State releases college reopening guidance

The Pa. Department of Education released preliminary guidance for reopening colleges in the wake of the COVID-19 pandemic on Wednesday, permitting colleges in yellow-designated counties to resume limited in-person instruction and other operations beginning Friday.

Schools looking to resume any in-person operations, regardless of its county’s reopening phase, must create a health and safety plan and make it available to the public, students, faculty and staff before resuming in-person operations.

According to the guidance, plans should have strategies for safely resuming in-person instruction, monitoring the health of the campus community, mitigating the spread of the virus and communicating timely information to students, faculty and staff. Plans also must address hygiene practices, how social distancing can be implemented in campus facilities and attendance requirements for students, faculty and staff and those at high risk of COVID-19.

Pitt spokesperson Kevin Zwick said the University will analyze the guidance as it continues to prepare plans for the fall semester.

“We are reviewing this new guidance as we continue our planning work, which is grounded in our determination to be able to continue fulfilling our mission as circumstances evolve — not just in the next few months, but in the next few years,” Zwick said.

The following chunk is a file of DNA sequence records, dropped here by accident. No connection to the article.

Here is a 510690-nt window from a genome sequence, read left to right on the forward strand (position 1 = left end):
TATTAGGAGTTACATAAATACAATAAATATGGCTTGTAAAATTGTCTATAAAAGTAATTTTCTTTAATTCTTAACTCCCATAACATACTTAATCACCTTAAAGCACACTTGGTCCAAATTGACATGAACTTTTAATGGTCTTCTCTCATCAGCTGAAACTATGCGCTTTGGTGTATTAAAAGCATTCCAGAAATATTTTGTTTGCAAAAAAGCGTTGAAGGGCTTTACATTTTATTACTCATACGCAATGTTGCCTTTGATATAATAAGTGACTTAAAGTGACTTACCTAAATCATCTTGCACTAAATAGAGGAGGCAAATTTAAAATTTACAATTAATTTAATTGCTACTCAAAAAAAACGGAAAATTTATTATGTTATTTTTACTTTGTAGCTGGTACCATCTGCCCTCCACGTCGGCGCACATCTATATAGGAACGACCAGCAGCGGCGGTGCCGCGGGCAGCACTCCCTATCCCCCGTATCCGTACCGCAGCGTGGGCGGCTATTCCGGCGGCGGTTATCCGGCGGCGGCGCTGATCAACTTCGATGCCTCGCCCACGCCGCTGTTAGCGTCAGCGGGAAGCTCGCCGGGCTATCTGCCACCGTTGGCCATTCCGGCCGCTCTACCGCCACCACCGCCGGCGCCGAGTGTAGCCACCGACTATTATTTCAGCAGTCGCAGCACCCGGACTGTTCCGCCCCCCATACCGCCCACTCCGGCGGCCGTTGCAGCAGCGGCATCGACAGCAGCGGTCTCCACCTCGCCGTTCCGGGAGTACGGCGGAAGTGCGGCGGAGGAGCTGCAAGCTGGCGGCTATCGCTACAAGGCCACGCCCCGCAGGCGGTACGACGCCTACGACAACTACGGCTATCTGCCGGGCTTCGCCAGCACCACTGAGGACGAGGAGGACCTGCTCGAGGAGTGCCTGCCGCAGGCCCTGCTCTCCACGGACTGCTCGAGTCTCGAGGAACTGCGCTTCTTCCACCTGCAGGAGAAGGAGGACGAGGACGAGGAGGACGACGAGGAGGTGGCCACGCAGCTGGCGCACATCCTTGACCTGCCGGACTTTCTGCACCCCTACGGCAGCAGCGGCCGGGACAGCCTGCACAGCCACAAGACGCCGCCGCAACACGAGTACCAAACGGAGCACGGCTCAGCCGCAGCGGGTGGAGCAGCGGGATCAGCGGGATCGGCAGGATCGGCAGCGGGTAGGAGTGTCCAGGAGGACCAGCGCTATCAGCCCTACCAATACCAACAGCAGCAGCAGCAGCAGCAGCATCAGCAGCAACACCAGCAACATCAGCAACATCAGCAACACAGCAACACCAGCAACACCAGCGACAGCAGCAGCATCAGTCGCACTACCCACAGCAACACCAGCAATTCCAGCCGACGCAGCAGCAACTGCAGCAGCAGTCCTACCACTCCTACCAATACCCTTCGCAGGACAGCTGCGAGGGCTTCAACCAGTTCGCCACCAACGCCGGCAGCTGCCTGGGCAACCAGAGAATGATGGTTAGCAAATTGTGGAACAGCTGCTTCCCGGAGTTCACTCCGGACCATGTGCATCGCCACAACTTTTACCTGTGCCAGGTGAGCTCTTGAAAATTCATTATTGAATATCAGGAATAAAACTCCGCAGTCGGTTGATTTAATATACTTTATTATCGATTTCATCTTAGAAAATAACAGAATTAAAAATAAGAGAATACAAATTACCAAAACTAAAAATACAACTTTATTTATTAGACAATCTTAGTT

Chancellor Patrick Gallagher has said Pitt will announce early plans for the fall to faculty and staff early this month, with more complete plans to be released in early July.

The state guidance made many recommendations as to how colleges can reopen while maintaining a safe environment for community members. Universities should limit appointments with student service offices, prohibit non-instructional gatherings of more than 25 people in the yellow phase and 250 in the green phase and reduce seating in large public areas on campus, including cafeterias and libraries.

Schools should also regularly clean and disinfect frequently touched surfaces and face coverings being worn in all public shared spaces on campus, the guidance said. Pitt officials have said one plan they are considering is to distribute one mask to employees, and two to students, as well as mandate their usage on campus.

The guidance also said students, faculty and staff should maintain social distance of at least 6 feet apart when possible and student groups are recommended to host remote group events, gatherings and meetings. Students living in residence halls are recommended to wear face coverings in shared spaces and avoid communal areas. Residence halls should also limit visitors and non-essential staff entering the buildings. The state also recommends reserving housing to quarantine students exposed to COVID-19 as well as confirmed cases.

Zwick said he did not have immediate answers to specific questions, but said this guidance will be a part of Pitt’s reopening process.

“The questions raised are all being considered as part of that process, and we anticipate having initial answers to these and many others in the near future,” Zwick said. “The outcome will not be a one-size-fits-all response, but a series of flexible responses that allow us to take steps to help keep our community as safe as possible and live out our mission in a changing situation.”

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